12 April 2007

Library Thing for genealogy

Library Thing is an online service where you can enter the books in your collection. I've never thought there was much benefit in entering recipes, CDs, books and other collections into a computer database. Library Thing and the online world have changed my ideas a bit.

I gave this system a try with my books on genealogy and related topics. The first pleasant surprise was how easy it is to enter the data. Because everything is online all you have to do is enter, say, the title and a pick-list appears for you to select the appropriate book. If it doesn't you can switch to another major database, such as a major national library catalogue, amazon.ca, amazon.com, amazon.co.uk and many others. Select the appropriate title and all the other data, author, publisher, number of pages, ISBN, and more is ingested. If available you also link an image of the cover, or you can add it.

What you get in return is the ability to see your collection in context. Apparently 106 other Library Thing users own "Professional Genealogy: A Manual for Researchers, Writers, Editors, Lecturers, and Librarians", 44 have "Ancestral Trails: The Complete Guide to British Genealogy and Family History." "In Search of Your British & Irish Roots: A Complete Guide to Tracing Your English, Welsh, Scottish, & Irish Ancestors", by the late Angus Baxter, the first genealogy book I ever owned, is held in 38 collections.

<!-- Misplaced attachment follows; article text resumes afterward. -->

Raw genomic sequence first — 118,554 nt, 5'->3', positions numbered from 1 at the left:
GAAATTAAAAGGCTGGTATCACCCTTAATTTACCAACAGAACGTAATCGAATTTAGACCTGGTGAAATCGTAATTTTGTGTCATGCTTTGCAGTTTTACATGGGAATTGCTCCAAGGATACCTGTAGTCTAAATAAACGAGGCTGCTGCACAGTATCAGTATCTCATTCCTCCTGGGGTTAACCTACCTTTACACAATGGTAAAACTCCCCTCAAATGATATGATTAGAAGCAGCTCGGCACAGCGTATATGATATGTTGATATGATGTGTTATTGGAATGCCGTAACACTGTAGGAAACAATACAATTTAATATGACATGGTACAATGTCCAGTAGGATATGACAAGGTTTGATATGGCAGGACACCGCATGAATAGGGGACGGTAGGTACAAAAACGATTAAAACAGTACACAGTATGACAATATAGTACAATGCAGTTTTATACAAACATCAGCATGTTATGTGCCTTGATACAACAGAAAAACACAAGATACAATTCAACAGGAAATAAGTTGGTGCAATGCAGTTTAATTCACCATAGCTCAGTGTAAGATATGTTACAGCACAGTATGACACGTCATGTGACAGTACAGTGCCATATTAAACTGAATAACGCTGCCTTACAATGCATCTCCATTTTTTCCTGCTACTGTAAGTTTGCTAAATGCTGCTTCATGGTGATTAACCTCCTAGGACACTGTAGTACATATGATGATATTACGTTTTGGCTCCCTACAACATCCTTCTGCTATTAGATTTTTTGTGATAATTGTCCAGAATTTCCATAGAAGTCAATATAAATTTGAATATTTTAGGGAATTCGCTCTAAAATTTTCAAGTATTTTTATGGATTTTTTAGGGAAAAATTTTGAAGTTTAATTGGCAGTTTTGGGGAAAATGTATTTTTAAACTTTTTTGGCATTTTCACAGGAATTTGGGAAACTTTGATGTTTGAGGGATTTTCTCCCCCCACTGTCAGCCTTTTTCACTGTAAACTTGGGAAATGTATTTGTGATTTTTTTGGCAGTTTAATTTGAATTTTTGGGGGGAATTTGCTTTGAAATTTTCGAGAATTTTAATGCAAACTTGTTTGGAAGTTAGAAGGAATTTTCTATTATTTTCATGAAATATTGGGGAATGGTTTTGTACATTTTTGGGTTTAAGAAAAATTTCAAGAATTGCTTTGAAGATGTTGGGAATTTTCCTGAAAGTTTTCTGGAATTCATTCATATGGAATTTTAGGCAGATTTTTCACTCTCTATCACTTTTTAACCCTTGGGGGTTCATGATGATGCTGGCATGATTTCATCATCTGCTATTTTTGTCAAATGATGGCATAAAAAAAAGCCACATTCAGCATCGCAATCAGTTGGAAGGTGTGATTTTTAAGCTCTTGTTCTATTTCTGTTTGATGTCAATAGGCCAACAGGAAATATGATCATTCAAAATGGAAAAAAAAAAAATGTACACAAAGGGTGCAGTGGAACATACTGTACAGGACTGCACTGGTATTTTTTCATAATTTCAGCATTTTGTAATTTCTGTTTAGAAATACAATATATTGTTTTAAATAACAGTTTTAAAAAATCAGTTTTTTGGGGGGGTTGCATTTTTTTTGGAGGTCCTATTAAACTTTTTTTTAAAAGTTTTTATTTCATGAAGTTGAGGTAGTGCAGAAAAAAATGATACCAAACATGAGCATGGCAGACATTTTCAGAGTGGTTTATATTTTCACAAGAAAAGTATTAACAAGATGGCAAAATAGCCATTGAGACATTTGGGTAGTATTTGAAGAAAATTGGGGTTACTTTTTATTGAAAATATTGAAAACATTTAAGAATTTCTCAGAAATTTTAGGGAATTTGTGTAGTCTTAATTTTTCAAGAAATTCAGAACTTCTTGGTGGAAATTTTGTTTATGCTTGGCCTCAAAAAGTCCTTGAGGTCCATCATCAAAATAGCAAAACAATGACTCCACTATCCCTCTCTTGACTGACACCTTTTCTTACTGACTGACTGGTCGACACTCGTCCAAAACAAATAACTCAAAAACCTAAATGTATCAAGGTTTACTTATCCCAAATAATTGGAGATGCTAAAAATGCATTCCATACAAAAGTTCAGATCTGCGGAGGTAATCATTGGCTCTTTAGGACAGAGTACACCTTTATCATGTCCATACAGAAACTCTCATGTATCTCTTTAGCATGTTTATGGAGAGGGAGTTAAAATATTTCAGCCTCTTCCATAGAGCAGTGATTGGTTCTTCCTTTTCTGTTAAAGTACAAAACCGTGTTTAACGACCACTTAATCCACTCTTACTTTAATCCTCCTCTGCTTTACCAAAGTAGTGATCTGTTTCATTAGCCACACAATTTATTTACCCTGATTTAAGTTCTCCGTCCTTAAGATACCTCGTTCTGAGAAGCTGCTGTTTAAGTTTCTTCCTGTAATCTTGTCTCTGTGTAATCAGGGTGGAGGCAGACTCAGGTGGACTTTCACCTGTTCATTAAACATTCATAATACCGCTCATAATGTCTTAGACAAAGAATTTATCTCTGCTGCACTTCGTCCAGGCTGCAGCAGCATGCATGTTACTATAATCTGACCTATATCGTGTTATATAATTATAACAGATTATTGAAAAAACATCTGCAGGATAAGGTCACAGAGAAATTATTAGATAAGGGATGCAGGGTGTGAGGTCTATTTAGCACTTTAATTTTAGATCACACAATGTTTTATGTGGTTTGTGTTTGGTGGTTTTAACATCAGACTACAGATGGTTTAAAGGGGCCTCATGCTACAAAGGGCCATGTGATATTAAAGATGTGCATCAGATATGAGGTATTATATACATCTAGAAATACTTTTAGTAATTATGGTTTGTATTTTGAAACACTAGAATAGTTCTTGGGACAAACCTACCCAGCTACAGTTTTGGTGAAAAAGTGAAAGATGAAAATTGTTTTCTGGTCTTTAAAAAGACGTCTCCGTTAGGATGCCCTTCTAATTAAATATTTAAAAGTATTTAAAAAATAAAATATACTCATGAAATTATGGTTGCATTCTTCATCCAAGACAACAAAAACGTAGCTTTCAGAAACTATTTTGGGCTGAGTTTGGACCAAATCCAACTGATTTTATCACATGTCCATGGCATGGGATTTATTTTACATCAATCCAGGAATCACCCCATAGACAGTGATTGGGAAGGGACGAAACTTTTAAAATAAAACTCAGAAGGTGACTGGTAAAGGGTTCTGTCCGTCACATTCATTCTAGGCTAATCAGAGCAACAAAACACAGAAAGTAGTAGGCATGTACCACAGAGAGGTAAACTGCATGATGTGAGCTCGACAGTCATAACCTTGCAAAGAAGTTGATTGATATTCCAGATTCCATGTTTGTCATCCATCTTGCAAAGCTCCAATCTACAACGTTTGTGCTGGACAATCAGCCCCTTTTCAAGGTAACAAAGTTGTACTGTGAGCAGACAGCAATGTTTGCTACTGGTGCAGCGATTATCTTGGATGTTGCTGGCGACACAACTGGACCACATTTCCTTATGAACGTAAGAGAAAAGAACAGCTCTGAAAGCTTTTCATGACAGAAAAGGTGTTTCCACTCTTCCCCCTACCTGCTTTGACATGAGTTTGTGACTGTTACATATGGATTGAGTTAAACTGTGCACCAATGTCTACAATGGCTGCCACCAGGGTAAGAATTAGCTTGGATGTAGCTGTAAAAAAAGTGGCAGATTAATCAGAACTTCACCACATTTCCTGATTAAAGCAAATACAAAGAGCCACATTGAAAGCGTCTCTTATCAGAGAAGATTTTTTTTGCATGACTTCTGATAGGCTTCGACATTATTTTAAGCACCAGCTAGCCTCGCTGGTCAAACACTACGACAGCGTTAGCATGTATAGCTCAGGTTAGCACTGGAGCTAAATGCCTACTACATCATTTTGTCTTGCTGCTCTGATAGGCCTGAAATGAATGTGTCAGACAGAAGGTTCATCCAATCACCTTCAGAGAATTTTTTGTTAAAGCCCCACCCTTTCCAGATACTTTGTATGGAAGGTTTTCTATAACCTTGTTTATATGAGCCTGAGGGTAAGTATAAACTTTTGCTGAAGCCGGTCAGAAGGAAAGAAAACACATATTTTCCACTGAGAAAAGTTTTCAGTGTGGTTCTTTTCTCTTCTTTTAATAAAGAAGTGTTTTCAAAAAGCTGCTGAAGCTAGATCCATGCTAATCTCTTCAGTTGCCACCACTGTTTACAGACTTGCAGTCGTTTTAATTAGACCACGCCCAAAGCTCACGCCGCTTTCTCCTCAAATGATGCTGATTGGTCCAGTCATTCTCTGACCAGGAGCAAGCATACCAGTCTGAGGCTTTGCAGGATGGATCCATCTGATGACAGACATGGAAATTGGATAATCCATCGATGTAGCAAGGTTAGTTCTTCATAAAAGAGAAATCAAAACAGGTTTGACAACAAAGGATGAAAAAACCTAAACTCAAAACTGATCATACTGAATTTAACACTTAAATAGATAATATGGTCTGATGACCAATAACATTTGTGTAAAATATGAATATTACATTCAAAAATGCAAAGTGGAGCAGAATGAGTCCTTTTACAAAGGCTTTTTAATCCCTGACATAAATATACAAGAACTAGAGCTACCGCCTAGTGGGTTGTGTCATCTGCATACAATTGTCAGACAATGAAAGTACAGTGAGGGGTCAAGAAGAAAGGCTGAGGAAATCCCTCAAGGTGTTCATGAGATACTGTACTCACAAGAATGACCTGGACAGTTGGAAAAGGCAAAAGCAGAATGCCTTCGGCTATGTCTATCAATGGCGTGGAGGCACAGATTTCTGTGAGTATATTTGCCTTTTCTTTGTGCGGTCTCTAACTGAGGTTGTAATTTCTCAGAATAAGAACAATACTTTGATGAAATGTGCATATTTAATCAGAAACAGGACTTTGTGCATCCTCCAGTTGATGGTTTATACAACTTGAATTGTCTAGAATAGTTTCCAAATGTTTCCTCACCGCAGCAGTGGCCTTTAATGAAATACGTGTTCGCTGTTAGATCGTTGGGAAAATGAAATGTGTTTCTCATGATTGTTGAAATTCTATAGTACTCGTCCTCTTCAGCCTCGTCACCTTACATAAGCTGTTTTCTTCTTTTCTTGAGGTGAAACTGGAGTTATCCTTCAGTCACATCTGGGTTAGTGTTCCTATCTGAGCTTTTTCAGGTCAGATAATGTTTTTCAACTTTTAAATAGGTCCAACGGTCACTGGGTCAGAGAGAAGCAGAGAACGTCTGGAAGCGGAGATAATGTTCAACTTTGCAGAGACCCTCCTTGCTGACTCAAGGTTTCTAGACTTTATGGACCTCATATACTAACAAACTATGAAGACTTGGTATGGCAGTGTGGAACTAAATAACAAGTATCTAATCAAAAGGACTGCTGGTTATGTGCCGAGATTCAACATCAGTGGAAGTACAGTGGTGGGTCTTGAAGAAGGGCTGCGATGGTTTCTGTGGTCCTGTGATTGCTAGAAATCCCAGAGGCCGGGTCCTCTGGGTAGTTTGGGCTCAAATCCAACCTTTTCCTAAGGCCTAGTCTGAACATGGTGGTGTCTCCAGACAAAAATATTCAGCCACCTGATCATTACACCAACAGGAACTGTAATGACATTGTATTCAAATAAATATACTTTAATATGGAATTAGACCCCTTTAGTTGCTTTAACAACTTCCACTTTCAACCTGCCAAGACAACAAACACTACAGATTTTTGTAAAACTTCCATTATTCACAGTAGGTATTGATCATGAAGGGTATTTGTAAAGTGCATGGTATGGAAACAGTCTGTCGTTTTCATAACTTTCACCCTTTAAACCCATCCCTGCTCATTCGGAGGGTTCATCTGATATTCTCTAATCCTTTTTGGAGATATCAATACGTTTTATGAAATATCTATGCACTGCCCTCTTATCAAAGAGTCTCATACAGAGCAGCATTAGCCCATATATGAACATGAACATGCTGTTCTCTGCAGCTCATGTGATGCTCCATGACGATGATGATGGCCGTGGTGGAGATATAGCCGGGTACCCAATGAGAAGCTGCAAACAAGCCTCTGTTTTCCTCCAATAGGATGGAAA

You can also get suggestions for other books you might want based on those owned by Library Thing members who have similar holdings. The system even explains why it makes the suggestion. I was a bit disappointed that the recommendations were US-oriented, even though my collection is British and Canadian. It would be nice to have a way to indicates aspects of a topic that are not of interest.

You can enter up to 200 books for free, as many as you like for $10 (year) or $25 (life).

The image above shows my books most owned by others.

1 comment:

Tim Agazio said...

Thank you for the post. I briefly saw a friend at work using Library Thing, but didn't really get the point...until I read your post. This can be most useful.

Tim Agazio
Genealogy Reviews Online